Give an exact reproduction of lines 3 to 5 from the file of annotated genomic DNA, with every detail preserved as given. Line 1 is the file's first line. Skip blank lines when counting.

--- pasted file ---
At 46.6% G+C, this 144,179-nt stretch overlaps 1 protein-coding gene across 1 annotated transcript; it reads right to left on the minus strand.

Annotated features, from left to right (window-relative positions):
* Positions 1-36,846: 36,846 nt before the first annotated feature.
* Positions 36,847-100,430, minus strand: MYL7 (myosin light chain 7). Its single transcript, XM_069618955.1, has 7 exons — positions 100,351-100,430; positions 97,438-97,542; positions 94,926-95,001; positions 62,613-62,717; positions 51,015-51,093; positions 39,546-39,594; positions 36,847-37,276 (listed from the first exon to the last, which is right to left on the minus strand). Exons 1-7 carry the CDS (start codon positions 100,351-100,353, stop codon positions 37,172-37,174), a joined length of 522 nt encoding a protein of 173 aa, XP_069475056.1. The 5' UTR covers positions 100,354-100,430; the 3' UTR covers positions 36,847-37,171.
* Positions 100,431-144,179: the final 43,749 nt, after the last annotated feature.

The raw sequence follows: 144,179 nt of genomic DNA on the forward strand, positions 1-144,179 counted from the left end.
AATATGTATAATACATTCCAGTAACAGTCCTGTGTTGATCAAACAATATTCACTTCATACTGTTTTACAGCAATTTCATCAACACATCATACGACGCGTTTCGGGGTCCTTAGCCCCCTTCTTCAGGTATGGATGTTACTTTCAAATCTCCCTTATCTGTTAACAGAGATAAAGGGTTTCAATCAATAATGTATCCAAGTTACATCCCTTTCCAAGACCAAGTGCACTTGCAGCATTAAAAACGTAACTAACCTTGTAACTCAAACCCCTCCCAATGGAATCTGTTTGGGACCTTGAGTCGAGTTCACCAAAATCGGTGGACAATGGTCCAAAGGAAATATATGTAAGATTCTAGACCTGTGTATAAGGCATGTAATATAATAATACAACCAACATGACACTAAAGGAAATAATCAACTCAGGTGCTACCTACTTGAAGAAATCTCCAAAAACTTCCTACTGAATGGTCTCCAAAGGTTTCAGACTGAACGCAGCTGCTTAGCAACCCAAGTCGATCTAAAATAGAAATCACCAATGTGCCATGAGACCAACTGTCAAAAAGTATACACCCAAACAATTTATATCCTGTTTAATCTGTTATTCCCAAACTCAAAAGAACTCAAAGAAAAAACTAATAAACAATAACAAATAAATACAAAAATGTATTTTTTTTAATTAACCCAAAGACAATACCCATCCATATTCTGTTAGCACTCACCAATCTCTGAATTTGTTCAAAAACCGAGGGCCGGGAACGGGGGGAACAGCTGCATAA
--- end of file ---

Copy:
* Positions 1-36,846: 36,846 nt before the first annotated feature.
* Positions 36,847-100,430, minus strand: MYL7 (myosin light chain 7). Its single transcript, XM_069618955.1, has 7 exons — positions 100,351-100,430; positions 97,438-97,542; positions 94,926-95,001; positions 62,613-62,717; positions 51,015-51,093; positions 39,546-39,594; positions 36,847-37,276 (listed from the first exon to the last, which is right to left on the minus strand). Exons 1-7 carry the CDS (start codon positions 100,351-100,353, stop codon positions 37,172-37,174), a joined length of 522 nt encoding a protein of 173 aa, XP_069475056.1. The 5' UTR covers positions 100,354-100,430; the 3' UTR covers positions 36,847-37,171.
* Positions 100,431-144,179: the final 43,749 nt, after the last annotated feature.